HOUSTON -- Either they lied and stole, or got fooled.
The court case against Kenneth L. Lay and Jeffrey K. Skilling of Enron Corp., a blockbuster trial about corporate ambition waylaid, began yesterday with lawyers for the prosecution and defense laying out their arguments.
Lay and Skilling, Enron's top two executives, lied to investors and employees about the company's mounting financial problems as they sold millions in Enron stock, a government prosecutor told a packed federal court.
"The two men at the helm of this company told lie after lie," said Assistant U.S. Attorney John Hueston. "Lies that deceived shareholders and lies that misled the public."
Michael Ramsey, Lay's attorney, described the energy trading company's rapid fall into bankruptcy in late 2001 as both a sudden, unfortunate business break and the work of three underlings. The main target: Enron's former chief financial officer, Andrew Fastow - scheduled to be a key prosecution witness - whom Ramsey called a "pitiful man" and "a lost creature."
In a corporate era marked in part by ugly scandals, the failure of Enron stood apart.
For a time in the late 1990s, Enron was applauded as one of the most innovative companies in the world. Then it collapsed, in a downfall so spectacular that it took a major accounting firm, Arthur Andersen, with it. All of its 31,000 employees lost their jobs, many lost their pensions, and Enron became a catchword for the excesses of executive pay and the sometimes cavalier financial dealings of the recent economic boom.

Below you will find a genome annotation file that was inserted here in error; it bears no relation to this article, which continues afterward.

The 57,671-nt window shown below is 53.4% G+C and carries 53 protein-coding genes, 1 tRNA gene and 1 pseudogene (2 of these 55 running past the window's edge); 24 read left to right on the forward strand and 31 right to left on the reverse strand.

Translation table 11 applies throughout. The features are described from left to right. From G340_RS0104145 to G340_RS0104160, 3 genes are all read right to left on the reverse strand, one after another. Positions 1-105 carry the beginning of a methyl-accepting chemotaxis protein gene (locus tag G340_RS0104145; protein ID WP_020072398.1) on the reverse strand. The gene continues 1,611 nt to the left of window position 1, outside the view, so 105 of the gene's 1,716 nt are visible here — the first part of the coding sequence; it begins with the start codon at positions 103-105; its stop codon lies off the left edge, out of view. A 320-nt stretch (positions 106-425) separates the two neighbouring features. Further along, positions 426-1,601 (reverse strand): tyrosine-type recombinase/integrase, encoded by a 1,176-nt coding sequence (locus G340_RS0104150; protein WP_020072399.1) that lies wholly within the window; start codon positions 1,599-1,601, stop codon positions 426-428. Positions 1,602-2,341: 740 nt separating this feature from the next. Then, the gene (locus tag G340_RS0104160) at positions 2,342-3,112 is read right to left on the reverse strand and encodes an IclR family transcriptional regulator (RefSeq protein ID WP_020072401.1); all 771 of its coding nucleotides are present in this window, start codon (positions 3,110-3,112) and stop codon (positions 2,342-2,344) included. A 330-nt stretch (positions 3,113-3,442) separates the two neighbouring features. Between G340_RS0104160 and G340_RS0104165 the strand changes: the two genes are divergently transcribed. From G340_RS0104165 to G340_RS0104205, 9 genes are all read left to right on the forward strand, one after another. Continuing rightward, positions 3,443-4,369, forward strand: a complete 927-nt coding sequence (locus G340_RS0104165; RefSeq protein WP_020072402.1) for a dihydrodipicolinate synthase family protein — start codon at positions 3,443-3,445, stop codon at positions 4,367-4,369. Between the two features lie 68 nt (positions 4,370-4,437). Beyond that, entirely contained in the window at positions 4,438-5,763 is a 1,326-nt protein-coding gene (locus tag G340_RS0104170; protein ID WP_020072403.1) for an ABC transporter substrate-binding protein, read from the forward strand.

The trial will apportion blame, deciding if Enron's leaders crossed the line between being aggressive and criminal.
Daniel Petrocelli, Skilling's lead attorney, revealed that his client plans to testify. "You could not keep him off the witness stand," Petrocelli said.
Lay has said he plans to take the witness chair.
Ramsey and Petrocelli will try to pin Enron's collapse on Fastow; Ben Glisan Jr., the company's former treasurer; and Mark Koenig, the one-time head of investor relations. They claim Fastow's accounting manipulations triggered the crisis of confidence in Enron on Wall Street that led directly to bankruptcy.
"They [the government] have the audacity to say that Ken Lay presided over a big conspiracy," Ramsey said. "We'll prove there never was such a thing."
Petrocelli intimated that the government will call Koenig to testify today .
By calling as witnesses many executives who worked closely with Lay and Skilling at Enron, Hueston said the government would demonstrate that both men were keenly aware that Enron's finances were illegally structured.
In pretrial comments, Lay often said he had no idea that Enron's finances were vulnerable to a sudden collapse.
Lay, 63, Enron's former chairman and chief executive, is charged with seven counts of conspiracy, wire fraud and securities fraud. Skilling, 52, is charged with 31 counts, including conspiracy, fraud and insider trading.
During the government's opening statement, Skilling sat with his shoulders forward, clasping and folding his hands. Lay sat alongside him, taking notes and smiling at one point when Petrocelli described his co-defendant as "initially not a very good student." Skilling later became a Harvard Business School Baker Scholar.
In a riveting, fast-paced opening statement, Hueston, of the Justice Department's Enron Task Force, repeatedly accused Lay and Skilling of "engaging in a wide-ranging scheme" to falsify the company's financial condition in order to deceive investors, Enron shareholders and the Securities and Exchange Commission.
At one point, he laid a single penny on the banister in front of the jury's seating area. By beating Wall Street estimates by that tiny amount, Enron's share price would almost assuredly go up; to do otherwise was to risk a reversal in the stock's meteoric price rise between 1999 and 2001.
"For Enron, you will learn that just a penny a share is all the difference," Hueston said.
Leon Lazaroff writes for the Chicago Tribune.